Numerische Methoden der Approximationstheorie / Numerical Methods of Approximation Theory pp 223-244 | Cite as

# Some Approximations for Trigonometrical Functions

## Abstract

It is shown that better approximations of tan(x) are obtained if the singular part is taken out, i.e. if we write tan(x) = S(x) + R(x) where S contains the singular part of tan in the sense that the rest R(x) is finite for x → one or several of the points ±π/2,±3π/2,... For example for S(x):= (π/2 - x)^{-1} + (π/2 + x)^{-1} we get tan(x) over the whole interval]-π/2,π/2 [as an easily computed part S(x) plus a rest R(x) which is finite (even C^{∞}), has a rapidly converging power series (in contrast to tan itself), and with low-degree polynomial and rational approximations for any reasonable accuracy. Such approximations are discussed for 1, 2 and 4 singularities taken out. It is also shown that the usual minmax rational approximations over as short an interval as [0,π/4] “contains” both zeroes and singularities of tan — as many as the degrees of numerator and denominator polynomials allow, and with increasing accuracy as these degrees increase. The approximations are examples of a more general situation where a function f to be approximated is split in two parts f = f_{p} + f_{a}, with f_{p} as a simple “preconditioning” part, which mainly serves to give the “accuracy” part f_{a} certain desirable qualities.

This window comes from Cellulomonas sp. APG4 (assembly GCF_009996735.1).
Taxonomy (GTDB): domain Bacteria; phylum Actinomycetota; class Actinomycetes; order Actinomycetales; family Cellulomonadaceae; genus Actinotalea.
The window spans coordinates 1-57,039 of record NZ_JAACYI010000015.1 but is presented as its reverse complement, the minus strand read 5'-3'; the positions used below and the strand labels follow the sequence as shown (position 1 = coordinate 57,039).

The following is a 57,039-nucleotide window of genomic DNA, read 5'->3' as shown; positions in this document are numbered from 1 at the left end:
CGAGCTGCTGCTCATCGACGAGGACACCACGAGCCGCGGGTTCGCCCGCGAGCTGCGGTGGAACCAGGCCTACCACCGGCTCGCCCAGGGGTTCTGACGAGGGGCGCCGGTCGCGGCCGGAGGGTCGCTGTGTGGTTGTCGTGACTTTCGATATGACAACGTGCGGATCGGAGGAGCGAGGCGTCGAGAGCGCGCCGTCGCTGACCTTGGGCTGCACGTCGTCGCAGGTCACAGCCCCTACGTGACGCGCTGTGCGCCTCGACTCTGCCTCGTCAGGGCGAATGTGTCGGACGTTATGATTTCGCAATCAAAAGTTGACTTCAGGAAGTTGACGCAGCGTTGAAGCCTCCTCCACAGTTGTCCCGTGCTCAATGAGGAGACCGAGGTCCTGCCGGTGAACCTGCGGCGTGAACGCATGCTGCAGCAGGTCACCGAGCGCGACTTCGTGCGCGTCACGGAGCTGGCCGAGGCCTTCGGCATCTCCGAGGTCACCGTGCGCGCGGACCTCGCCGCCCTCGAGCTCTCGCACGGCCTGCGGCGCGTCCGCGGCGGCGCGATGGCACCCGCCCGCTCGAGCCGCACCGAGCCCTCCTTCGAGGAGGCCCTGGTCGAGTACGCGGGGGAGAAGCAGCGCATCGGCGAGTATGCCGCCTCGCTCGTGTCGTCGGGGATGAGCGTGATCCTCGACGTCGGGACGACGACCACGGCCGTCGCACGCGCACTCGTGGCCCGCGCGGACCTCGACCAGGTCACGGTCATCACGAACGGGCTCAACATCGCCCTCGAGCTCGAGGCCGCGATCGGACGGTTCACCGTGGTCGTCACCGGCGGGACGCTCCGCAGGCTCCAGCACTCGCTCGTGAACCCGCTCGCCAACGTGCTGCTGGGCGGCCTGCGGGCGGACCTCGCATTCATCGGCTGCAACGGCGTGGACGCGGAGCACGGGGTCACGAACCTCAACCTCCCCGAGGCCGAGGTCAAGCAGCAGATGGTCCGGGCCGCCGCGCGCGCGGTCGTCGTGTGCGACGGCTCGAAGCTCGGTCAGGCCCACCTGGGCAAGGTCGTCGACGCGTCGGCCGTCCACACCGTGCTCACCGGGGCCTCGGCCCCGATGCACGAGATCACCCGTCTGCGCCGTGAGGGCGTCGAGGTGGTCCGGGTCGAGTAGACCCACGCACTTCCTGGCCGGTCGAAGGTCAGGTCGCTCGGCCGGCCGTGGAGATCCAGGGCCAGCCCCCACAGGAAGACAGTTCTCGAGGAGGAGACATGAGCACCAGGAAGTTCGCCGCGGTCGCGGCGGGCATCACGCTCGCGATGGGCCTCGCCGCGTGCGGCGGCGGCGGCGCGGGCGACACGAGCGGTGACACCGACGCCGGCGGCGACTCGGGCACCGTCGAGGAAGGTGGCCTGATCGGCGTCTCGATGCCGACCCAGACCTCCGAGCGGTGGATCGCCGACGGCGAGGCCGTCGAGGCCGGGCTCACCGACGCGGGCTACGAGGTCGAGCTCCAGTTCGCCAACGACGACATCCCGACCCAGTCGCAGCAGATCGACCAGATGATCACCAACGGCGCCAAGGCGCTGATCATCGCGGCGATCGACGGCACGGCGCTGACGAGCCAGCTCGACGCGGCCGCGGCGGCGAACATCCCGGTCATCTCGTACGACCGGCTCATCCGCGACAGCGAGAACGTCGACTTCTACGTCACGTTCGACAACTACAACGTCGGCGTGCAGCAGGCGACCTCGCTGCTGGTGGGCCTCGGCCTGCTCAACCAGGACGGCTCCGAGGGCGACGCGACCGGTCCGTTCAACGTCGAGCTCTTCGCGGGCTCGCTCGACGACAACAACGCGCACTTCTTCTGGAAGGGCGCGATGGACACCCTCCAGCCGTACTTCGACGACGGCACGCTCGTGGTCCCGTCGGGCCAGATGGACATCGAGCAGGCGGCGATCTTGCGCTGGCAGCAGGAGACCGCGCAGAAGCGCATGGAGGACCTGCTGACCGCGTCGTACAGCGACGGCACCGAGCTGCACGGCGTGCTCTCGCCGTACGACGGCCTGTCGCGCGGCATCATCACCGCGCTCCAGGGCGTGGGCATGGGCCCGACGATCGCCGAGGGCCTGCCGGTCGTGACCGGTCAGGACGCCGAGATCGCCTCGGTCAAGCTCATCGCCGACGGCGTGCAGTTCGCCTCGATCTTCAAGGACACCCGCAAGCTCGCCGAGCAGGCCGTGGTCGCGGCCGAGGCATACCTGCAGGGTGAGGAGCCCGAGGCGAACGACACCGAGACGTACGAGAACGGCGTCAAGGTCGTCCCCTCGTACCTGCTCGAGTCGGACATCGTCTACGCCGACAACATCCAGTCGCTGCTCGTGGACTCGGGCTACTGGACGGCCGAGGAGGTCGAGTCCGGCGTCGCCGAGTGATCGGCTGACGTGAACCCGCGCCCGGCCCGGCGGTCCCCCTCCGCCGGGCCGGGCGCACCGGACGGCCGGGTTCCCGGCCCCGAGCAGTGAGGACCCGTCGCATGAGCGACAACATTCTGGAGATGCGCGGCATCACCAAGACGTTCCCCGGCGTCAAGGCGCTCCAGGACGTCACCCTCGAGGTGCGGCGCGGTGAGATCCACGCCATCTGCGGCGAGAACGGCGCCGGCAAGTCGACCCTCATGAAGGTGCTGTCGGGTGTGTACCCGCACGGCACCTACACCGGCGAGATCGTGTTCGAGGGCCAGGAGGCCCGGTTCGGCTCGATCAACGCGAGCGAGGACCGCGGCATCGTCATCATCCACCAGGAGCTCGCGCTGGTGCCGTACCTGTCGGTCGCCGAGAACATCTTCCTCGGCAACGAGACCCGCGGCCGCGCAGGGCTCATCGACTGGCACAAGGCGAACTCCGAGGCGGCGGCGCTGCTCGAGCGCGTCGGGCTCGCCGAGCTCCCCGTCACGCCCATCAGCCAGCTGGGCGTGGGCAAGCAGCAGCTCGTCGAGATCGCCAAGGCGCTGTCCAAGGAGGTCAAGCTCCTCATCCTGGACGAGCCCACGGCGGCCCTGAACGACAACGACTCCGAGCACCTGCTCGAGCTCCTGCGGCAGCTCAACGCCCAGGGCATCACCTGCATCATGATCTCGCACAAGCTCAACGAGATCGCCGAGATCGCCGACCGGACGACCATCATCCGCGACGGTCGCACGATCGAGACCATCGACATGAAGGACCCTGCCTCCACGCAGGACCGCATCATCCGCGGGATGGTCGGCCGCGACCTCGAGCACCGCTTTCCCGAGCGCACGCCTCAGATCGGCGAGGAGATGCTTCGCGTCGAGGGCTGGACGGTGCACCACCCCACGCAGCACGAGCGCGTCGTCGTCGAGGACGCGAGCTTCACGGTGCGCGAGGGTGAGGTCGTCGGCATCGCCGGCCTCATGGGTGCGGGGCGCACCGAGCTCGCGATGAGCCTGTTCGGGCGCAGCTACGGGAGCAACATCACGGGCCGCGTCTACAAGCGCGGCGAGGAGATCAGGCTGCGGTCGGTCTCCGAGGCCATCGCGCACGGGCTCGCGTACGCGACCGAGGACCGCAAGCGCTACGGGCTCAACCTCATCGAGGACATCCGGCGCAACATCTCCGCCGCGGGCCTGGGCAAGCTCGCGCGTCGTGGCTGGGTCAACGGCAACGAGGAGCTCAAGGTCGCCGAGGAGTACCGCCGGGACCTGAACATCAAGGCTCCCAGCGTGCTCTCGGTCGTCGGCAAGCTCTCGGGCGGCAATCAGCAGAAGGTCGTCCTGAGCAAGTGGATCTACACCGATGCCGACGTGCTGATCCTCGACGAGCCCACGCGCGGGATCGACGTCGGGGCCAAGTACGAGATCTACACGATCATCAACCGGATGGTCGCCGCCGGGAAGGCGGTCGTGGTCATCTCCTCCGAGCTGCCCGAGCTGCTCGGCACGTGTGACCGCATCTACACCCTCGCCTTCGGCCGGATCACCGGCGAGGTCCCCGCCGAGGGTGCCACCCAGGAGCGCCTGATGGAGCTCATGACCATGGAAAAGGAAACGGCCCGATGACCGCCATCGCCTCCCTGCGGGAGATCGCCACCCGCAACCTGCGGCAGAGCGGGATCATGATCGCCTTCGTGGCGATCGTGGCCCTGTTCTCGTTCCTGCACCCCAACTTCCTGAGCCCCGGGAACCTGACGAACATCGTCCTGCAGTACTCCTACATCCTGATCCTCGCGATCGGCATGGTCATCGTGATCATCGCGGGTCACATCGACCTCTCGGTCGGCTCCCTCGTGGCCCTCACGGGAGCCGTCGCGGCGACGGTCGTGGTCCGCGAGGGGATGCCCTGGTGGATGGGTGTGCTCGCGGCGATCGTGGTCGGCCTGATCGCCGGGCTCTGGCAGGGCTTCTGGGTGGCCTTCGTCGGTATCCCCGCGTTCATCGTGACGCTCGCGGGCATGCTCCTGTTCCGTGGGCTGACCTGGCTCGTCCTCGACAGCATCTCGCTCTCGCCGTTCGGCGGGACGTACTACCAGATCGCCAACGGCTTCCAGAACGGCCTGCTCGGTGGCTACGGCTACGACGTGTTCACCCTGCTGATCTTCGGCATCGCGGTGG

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## References

- [1]Jolley, L.B.W.: Summation of Series. New York, Dover Publications 1961. The table of Bernoulli numbers has been taken from “Report of the British Association for the Advancement of Science, 1877”.Google Scholar
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- [3]Pedersen, Poul Wulff: Rapidly converging series for tan and cot, and some related approximations. To appear.Google Scholar
- [4]Hart, John F. (ed.): Computer Approximations. New York, Wiley 1968. Poul Wulff Pedersen D.T.H., The Technical University of Denmark Dept. of Mathematics, Bygn. 303Google Scholar